These flagships actually have a lower battery life than their precursors: report

Not all new flagships are better than their previous counterparts


The Washington post journalist Geoffrey A. Fowler found something interesting during his series of tests on popular smartphones, including both Android and iOS. He found out that some new smartphones are actually worse compared to their counterparts.

These flagships have a lower battery life than their precursors


Usually one would think that a newer smartphone is better in terms of battery, performance, and others. However, Fowler's test reveals that in few cases, the older devices fare better than their newer counterpart when it comes to battery performance.

For Android, Fowler found that Google Pixel 2 and Pixel 2 XL tested better compared to the latest Pixel 3. However, both the device failed to beat the Pixel 3 XL.

For iOS, Apple XS didn't perform really well compared to the iPhone X. In fact, the iPhone 8 Plus marginally won against the iPhone XS and XS Max. Remarkably, the iPhone XR grabbed the top spot in the entire list in terms of battery life, beating out the top Android phones such as the Samsung Galaxy Note 9.

Despite the results of Pixels and iPhones, most of the results show that newer phones get better battery life than older phones. The results also show that bigger phones tend to have a longer battery life thanks to their bigger batteries.

For the test, Fowler used a light meter to set every device at the exact same brightness level. He also made a script that made the phones endlessly scroll through web pages.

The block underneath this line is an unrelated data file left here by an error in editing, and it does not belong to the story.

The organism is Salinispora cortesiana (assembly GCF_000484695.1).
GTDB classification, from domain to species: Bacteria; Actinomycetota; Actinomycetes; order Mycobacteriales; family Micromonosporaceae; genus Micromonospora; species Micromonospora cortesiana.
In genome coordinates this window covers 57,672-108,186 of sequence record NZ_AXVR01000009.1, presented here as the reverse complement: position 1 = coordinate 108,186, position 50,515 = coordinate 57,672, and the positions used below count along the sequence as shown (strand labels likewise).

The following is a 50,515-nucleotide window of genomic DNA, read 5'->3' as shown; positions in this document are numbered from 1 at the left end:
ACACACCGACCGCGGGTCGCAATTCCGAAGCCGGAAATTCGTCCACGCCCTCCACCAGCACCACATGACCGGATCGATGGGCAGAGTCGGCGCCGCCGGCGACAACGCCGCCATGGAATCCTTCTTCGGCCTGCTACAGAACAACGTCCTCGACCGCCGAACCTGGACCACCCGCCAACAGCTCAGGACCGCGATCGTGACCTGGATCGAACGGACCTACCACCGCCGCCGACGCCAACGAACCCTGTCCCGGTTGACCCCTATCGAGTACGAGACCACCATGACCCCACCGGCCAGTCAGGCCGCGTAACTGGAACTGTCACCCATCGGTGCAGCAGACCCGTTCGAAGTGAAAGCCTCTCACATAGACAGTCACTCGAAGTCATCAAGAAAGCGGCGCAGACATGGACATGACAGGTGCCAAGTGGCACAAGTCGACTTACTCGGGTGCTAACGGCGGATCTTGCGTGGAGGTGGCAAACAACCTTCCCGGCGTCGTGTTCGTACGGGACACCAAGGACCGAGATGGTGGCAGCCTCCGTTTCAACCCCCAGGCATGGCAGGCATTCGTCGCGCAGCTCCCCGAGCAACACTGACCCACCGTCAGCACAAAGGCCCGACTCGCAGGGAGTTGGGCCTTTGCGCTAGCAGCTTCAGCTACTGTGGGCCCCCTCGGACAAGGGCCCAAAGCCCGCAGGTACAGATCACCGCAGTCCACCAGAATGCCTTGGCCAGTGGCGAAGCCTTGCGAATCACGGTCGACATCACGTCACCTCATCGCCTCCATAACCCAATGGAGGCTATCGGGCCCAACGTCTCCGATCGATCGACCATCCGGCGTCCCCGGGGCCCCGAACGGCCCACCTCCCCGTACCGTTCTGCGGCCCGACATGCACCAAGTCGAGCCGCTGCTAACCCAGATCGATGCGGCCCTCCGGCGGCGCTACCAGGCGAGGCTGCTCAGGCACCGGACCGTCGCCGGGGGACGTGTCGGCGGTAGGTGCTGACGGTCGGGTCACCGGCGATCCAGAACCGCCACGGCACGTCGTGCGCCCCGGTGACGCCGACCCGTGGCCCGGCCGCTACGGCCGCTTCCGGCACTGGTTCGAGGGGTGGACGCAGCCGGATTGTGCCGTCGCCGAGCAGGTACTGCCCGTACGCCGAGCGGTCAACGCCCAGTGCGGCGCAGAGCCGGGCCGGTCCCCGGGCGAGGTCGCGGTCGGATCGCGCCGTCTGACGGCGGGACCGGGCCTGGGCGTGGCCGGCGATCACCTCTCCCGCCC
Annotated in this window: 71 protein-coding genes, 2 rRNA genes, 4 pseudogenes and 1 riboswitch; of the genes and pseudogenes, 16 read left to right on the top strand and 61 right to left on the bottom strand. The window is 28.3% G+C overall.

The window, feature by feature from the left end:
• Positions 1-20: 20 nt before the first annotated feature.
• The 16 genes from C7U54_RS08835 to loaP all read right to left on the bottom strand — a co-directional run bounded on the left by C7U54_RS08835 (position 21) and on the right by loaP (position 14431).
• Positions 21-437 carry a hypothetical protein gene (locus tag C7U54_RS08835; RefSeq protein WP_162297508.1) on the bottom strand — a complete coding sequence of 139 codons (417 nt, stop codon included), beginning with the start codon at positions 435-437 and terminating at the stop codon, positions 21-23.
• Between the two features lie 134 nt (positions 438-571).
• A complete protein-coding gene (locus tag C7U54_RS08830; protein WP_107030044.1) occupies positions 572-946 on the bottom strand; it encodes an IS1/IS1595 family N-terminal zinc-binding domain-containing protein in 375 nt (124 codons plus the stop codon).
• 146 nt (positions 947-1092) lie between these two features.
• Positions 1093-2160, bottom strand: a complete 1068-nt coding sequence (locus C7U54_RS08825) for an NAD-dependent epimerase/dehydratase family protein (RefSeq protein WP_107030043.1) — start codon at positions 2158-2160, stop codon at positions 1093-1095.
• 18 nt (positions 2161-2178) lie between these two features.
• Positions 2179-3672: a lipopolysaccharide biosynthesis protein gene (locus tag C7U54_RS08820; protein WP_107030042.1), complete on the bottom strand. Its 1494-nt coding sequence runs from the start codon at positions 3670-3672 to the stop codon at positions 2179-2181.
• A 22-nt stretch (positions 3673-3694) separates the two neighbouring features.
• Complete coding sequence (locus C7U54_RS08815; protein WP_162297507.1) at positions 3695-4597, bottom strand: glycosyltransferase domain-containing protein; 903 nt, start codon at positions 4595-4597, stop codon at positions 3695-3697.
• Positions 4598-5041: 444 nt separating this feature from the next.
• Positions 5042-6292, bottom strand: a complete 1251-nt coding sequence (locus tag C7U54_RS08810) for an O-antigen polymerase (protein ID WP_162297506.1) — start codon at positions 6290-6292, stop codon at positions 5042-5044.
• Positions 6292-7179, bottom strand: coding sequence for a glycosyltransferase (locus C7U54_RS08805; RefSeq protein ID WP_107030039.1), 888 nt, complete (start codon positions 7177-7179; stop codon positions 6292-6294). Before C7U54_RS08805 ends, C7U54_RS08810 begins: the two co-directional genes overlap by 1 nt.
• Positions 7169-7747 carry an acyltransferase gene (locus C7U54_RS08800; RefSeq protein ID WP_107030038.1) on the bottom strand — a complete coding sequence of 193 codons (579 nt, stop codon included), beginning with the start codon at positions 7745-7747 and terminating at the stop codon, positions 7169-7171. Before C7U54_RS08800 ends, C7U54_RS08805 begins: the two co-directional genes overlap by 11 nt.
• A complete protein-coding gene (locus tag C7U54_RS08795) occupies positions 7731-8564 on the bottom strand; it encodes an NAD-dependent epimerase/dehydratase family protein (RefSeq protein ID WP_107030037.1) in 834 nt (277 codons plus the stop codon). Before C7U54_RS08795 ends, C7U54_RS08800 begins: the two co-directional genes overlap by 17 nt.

Smartphone batteries have always been a major concern for the OEMs when making a smartphone or any other smart device. There have been a lot of tests done to amplify the battery performance of these devices.

Most of the electronic devices used today such as our smartphones, laptops, and even the electric vehicles make do with lithium-ion batteries. The size of these devices determines the size of the batteries and vice versa.


According to a report from a publication on the American Chemical Society, a team of researchers from Duke University has developed a new method to 3D print lithium-ion batteries in any shape.

According to a new research published by the Advanced Energy Materials journal, several devices can be recharged through their movement only. The process will use the Triboelectric Nanogenerators (TENGs).

The study by the researchers at the University of Surrey's Advanced Technology Institute shows how an electrical current can be generated by contact between multiple materials.

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